An ordinance in relation to colonization contracts and committee report, August 21, 1845
Report of the Committee on Education and articles on education, August 23, 1845
Report of George Fisher and distribution of certain documents, August 30, 1845
Box
2-8/912 Proposals for printing and reports, July-August 1845
(Reports of the Committee on) Privileges and Elections - petitions to the Convention, July-August 1845
Assorted resolutions and committee reports, July-August 1845
[2 folders]
Expenditures of the Annexation Convention, August 1845, February 1846



 

Secession Convention records, 1860-1861, undated,
1.72 cubic ft. and 1 volume

The Secession Convention was formed in response to the numerous petitions forwarded to Governor Sam Houston requesting a special session of the Texas legislature to consider secession from the rest of the United States. The Secession Convention records include many ordinances and working papers. The preponderance of the material relates to military and diplomatic activities coincident with the time period. These records fall into the following types: ordinances, journals, petitions, recommendations and requests for military appointments, committee reports and reports of military forces in the field, muster rolls and lists of delegates and ordinances and communications from other Southern states. Events referenced in the record are the surrender of General David E. Twiggs; the capture of the schooner Henry Dodge; the abandonment of Fort Clark; the surrender of Camp Cooper; the Montgomery (Alabama) Convention; the return of the revolutionary cannon, the "Twin Sisters"; the design of the Confederate flag and history of the Lone Star banner; and the secession of Alabama and Louisiana. Prominent persons associated with the records are Sam Houston, Oran Milo Roberts, J.C. Robertson, Joel D. Sayers, John Salmon "Rip" Ford, Edward Clark, Benjamin and Henry Eustace McCulloch, David Emanuel Twiggs, Joseph L. Hogg, Samuel A. Maverick, Pryor Lea, William Polk "Gotch" Hardeman, George M. Flournoy, John A. Wharton, John Ireland, Isham Chisum, Santos Benavides, John Henry Brown, Horace Randall, Howell Cobb, William Beck Ochiltree, William R. "Dirty Shirt" Scurry, Thomas N. Waul, Sackfield Maclin, John H. Reagan, Tandy Walker, W.P. Rogers and others.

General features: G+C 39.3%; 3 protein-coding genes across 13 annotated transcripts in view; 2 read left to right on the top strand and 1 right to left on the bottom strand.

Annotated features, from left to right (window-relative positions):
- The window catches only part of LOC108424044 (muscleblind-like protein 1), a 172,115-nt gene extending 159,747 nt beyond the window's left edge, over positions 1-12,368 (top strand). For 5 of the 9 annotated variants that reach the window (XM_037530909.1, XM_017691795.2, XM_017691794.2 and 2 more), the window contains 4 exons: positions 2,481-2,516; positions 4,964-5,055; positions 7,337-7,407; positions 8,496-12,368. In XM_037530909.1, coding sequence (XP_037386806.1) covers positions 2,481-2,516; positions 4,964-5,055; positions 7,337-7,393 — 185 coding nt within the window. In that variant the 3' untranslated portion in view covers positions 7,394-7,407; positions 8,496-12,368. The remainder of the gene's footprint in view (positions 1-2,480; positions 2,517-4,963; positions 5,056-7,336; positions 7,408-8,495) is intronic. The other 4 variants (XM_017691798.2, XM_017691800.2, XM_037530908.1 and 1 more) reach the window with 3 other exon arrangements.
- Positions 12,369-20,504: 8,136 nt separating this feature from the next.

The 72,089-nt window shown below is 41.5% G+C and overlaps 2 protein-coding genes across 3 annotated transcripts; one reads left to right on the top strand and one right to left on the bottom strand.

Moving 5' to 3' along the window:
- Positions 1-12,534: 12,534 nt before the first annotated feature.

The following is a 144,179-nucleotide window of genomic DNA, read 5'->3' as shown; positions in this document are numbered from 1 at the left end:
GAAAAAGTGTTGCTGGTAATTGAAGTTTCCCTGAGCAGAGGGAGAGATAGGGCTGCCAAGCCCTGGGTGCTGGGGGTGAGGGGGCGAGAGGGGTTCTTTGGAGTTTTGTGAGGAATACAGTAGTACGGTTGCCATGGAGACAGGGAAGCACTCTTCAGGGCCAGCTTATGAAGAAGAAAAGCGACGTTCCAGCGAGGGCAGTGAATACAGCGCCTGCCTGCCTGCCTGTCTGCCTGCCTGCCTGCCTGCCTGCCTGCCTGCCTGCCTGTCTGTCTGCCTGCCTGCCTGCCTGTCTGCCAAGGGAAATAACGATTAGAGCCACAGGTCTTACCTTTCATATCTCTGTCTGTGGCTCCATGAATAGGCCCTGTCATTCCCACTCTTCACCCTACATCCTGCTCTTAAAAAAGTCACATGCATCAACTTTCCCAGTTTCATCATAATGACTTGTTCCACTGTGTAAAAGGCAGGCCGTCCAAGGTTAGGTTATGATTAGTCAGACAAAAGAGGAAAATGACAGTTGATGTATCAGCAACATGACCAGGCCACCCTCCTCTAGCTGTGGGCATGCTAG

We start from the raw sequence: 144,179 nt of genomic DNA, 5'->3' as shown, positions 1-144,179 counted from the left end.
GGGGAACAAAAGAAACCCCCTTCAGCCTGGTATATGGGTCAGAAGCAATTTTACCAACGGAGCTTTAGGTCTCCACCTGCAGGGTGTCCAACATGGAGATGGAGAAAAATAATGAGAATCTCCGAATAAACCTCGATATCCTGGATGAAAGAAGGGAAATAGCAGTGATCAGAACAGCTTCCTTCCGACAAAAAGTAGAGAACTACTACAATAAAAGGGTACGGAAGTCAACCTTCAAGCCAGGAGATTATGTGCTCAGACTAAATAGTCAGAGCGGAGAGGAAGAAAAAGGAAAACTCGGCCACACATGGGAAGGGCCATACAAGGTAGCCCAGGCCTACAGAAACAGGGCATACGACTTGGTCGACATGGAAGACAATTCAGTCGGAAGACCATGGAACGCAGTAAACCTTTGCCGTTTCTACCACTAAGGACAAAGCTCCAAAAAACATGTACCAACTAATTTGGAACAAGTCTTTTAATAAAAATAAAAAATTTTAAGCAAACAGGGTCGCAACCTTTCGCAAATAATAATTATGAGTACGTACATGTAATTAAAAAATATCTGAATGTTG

Arrangement
Records are arranged in a numerical filing system created by the Texas Secretary of State.
Restrictions on Access
None.
Preferred Citation
(Identify the item), Secession Convention, Texas Constitutional Convention records. Archives and Information Services Division, Texas State Library and Archives Commission.
Accession Information